With a crisply executed demonstration of the old "duck and cover," about 1,000 students from Noble Avenue Elementary School slipped under their desks and helped the Governor's Office of Emergency Services kick off an earthquake safety campaign Tuesday morning.
The event--titled "Ready to Ride It Out?"--marked the beginning of California Earthquake Preparedness Month and included the participation of Los Angeles Unified School District officials and the Los Angeles County Fire Department, who brought along an earthquake simulator to give students a feel for the real thing.
Noble was selected to represent the district because of the excellence of its safety programs, said Gene McCallum, cluster administrator for the LAUSD.
"Noble's emergency plan is one of the best in this district, if not the nation," McCallum said.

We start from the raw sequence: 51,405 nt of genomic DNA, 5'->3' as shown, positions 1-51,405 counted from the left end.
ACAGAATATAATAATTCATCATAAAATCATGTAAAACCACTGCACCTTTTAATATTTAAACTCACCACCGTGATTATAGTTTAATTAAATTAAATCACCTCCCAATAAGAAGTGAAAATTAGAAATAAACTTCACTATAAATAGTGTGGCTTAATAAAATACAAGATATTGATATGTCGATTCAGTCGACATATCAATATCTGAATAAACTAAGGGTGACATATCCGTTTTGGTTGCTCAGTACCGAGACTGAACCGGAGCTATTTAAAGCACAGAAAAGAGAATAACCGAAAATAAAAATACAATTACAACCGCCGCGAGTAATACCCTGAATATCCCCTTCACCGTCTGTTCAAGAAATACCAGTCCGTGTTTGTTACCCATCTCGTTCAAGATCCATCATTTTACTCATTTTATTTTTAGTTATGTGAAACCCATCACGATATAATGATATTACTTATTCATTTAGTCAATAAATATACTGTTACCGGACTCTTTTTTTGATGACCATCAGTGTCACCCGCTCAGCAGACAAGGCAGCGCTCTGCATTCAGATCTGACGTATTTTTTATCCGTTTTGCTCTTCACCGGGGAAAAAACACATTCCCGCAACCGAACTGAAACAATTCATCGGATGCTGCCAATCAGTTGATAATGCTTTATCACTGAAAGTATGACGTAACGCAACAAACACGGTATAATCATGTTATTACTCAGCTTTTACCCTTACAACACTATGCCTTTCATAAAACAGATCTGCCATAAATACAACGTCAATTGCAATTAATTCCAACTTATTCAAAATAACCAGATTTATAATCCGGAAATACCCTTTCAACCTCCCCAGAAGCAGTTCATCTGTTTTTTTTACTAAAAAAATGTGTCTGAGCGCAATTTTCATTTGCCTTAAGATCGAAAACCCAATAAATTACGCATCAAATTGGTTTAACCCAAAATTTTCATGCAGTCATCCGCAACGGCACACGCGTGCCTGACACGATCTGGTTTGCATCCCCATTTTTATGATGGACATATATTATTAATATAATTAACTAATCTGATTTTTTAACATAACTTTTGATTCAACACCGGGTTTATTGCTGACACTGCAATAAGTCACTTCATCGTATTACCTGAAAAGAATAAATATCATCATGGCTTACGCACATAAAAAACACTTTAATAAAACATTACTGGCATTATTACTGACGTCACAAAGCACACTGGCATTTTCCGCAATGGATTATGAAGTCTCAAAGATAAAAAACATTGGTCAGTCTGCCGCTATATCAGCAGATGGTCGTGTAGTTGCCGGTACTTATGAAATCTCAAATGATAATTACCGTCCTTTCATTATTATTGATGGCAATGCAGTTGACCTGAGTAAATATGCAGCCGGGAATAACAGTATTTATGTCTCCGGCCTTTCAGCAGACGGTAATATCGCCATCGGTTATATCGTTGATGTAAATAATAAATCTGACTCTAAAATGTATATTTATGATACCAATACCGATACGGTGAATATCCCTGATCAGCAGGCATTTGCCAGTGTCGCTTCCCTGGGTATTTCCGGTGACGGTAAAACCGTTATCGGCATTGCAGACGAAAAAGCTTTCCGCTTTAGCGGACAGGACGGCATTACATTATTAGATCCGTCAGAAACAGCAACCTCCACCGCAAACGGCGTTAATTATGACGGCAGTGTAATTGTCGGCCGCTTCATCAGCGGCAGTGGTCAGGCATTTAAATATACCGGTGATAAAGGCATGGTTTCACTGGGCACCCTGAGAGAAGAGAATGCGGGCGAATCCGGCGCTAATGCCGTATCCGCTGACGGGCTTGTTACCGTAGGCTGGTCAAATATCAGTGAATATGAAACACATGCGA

"I take pride that our staff is committed to this," said Noble Principal Selma Sullivan. "It's a continuous thing we do. We realize the seriousness and that you can't practice enough."
After getting the go-ahead, students quietly filed out of their classrooms and sat in orderly lines on the playground.
Teachers quickly counted heads and distributed name tags and puzzles to keep the children occupied. Elsewhere on the playground, a command center and first-aid area were hastily assembled.
After the drill, some students experienced Yogi Bear's Quakey-Shakey School House, an earthquake simulator built on the bed of a large truck that was made to look like a classroom.
"We try to make it a fun thing with a serious note," said Jack Raby, a teacher who was hired by the Fire Department to be an instructor on the simulator. "I think it does somewhat lay to rest kids' anxieties about earthquakes."
Fourth-grader Jose Esquivel, 9, who recalled his fright during the 1994 Northridge earthquake, descended the simulator steps with a broad smile on his face.
"That wasn't scary, that was fun," he said. "We learned how to be safe. When there's an earthquake, you have to go down on the floor so you won't get hurt."